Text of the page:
Africa Continental Free Trade Agreement – A look at how Uganda and rest of Africa will benefit

 Africa Continental Free Trade Agreement – A look at how Uganda and rest of Africa will benefit

Africa Continental Free Trade Agreement (AfCFTA) makes a shaky beginning – From 17th to 21st March 2018, a summit was held in Kigali, Rwanda to take a step towards creating the biggest economic bloc since the World trade organization (WTO).

55 African countries sent their leaders, like in the case of Uganda, representatives to sign the Africa Continental Free Trade Agreement (AfCFTA) that would put strides in the direction of creating that bloc.

The agreement has been long awaited by many and if completed successfully will see the creation a market of 1.2 billion people and a gross domestic product of 2.5 trillion dollars.

This comes at perfect time as Uganda, like most African countries, has been lobbying for implementation of better regional integration policies to keep up with the trade competition in the world for a while now.

The Agreement is predicted to boost intra-African trade by reducing barriers, such as removing import duties and tackle movement of business persons, delays at the borders that frustrate trade and non-tariff barriers.

This will inadvertently boot the intra-continental business.  The progress of the Africa Continental Free Trade Agreement (AfCFTA), however, hit a snag when 11 members of the African Union did not sign the agreement.

Africa Continental Free Trade Agreement2
Africa Continental Free Trade Agreement hit a snag as 11 members of the African Union did not sign the agreement. Image credit: AU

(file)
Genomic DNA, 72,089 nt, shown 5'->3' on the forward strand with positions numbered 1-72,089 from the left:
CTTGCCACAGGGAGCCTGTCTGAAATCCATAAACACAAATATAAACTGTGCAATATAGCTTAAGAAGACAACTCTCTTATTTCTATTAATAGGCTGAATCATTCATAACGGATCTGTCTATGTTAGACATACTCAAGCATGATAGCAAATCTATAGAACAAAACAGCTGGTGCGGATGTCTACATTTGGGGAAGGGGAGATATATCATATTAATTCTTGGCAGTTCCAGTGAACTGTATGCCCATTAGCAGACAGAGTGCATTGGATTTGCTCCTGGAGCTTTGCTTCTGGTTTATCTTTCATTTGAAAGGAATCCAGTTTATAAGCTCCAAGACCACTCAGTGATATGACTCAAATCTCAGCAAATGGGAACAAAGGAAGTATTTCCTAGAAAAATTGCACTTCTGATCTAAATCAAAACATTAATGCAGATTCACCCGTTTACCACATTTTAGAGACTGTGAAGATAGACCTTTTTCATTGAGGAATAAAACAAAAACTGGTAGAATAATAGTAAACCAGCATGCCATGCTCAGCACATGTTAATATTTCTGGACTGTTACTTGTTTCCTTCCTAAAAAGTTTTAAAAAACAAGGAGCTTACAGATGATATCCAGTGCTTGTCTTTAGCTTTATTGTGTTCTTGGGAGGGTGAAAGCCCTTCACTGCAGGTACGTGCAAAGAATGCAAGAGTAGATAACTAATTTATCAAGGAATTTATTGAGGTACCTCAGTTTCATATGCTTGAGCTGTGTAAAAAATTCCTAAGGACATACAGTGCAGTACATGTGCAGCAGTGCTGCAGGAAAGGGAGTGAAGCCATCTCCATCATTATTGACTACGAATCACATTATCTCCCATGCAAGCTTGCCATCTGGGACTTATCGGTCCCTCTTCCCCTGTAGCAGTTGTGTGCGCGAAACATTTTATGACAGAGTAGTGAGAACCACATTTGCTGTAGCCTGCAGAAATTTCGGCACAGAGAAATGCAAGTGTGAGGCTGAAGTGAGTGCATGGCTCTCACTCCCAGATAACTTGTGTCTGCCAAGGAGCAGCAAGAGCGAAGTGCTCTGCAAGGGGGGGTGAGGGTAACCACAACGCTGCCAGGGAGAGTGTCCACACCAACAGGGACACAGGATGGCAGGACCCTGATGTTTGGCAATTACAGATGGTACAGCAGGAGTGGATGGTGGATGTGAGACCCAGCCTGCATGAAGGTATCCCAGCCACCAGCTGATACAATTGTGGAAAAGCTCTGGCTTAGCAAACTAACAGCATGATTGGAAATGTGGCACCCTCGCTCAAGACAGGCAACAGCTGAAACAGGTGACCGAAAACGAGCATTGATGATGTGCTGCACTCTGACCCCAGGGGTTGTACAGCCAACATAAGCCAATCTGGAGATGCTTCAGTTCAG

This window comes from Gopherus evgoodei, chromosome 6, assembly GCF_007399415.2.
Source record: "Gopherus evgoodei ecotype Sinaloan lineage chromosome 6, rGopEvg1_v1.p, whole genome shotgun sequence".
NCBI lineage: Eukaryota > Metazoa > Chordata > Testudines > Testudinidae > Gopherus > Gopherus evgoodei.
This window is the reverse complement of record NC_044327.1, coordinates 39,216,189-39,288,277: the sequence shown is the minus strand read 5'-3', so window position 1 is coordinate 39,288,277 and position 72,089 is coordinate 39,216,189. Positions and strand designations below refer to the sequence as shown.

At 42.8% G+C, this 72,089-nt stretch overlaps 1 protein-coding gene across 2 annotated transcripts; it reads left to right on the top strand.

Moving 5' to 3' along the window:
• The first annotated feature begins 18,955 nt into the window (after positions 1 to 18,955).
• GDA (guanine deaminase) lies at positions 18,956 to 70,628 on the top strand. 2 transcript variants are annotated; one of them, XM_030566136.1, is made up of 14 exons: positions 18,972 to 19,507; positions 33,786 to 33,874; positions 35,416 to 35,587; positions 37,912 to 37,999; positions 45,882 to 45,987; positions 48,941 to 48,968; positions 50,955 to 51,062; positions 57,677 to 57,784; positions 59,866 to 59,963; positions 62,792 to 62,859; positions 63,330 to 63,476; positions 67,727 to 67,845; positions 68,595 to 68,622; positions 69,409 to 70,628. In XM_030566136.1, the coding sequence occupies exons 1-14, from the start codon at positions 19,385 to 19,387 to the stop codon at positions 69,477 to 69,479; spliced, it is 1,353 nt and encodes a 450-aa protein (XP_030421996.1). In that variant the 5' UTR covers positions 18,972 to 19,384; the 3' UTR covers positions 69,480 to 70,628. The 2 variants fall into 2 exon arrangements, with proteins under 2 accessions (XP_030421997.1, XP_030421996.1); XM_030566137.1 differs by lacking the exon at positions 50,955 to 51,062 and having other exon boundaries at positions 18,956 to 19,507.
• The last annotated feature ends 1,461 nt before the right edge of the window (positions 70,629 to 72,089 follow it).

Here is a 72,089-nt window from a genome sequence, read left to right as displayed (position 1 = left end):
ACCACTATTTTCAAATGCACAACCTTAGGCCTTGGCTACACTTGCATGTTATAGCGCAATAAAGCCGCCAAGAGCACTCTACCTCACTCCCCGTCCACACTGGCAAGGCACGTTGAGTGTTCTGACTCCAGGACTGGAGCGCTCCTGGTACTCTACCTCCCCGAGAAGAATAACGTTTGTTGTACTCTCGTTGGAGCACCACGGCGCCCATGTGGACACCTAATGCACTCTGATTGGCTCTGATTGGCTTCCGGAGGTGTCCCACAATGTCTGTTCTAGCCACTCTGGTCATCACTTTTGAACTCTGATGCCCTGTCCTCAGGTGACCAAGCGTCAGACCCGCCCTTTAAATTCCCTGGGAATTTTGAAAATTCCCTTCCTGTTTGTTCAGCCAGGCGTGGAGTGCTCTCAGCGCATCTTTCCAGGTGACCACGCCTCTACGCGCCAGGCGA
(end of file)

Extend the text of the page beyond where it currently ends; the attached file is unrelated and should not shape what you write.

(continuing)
These countries include; Nigeria and South Africa which are among the largest economies and populations in Africa. The president of Nigeria explained the reasons for the reluctance to join the party via Twitter which included concerns about the implication of signing the Agreement to the local manufacturers and entrepreneurs of their own countries.

South African president, despite not signing the agreement, stated his commitment to it once the necessary legal processes. He did, however, sign the Kigali agreement on the establishment of the AfCFTA. The other countries that were sipping tea on the reluctant-train and failed to sign include; Botswana, Burundi, Eritrea, Benin, Lesotho, Namibia, Zambia, Sierra Leone and Guinea Bissau.

The African Union has not yet agreed on the number of countries that need to ratify for the agreement to be implemented but at least 22 countries must ratify the agreement before it can be implemented. This means that the AfCFTA maybe on its way to being put into action by the end of this year. This also means that we can expect a boost in the intra-African trade by 52% by 2022.

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